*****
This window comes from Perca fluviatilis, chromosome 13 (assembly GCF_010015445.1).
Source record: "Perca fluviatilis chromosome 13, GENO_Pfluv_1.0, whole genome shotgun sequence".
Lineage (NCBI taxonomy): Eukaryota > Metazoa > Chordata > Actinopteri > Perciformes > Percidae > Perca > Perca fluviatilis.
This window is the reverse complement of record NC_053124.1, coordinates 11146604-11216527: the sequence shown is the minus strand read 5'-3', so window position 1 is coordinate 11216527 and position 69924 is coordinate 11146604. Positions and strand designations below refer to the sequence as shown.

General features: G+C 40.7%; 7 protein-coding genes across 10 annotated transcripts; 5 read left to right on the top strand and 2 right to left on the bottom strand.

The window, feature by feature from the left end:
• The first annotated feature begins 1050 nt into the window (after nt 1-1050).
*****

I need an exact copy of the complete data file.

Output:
This window comes from Perca fluviatilis, chromosome 13 (assembly GCF_010015445.1).
Source record: "Perca fluviatilis chromosome 13, GENO_Pfluv_1.0, whole genome shotgun sequence".
Lineage (NCBI taxonomy): Eukaryota > Metazoa > Chordata > Actinopteri > Perciformes > Percidae > Perca > Perca fluviatilis.
This window is the reverse complement of record NC_053124.1, coordinates 11146604-11216527: the sequence shown is the minus strand read 5'-3', so window position 1 is coordinate 11216527 and position 69924 is coordinate 11146604. Positions and strand designations below refer to the sequence as shown.

General features: G+C 40.7%; 7 protein-coding genes across 10 annotated transcripts; 5 read left to right on the top strand and 2 right to left on the bottom strand.

The window, feature by feature from the left end:
• The first annotated feature begins 1050 nt into the window (after nt 1-1050).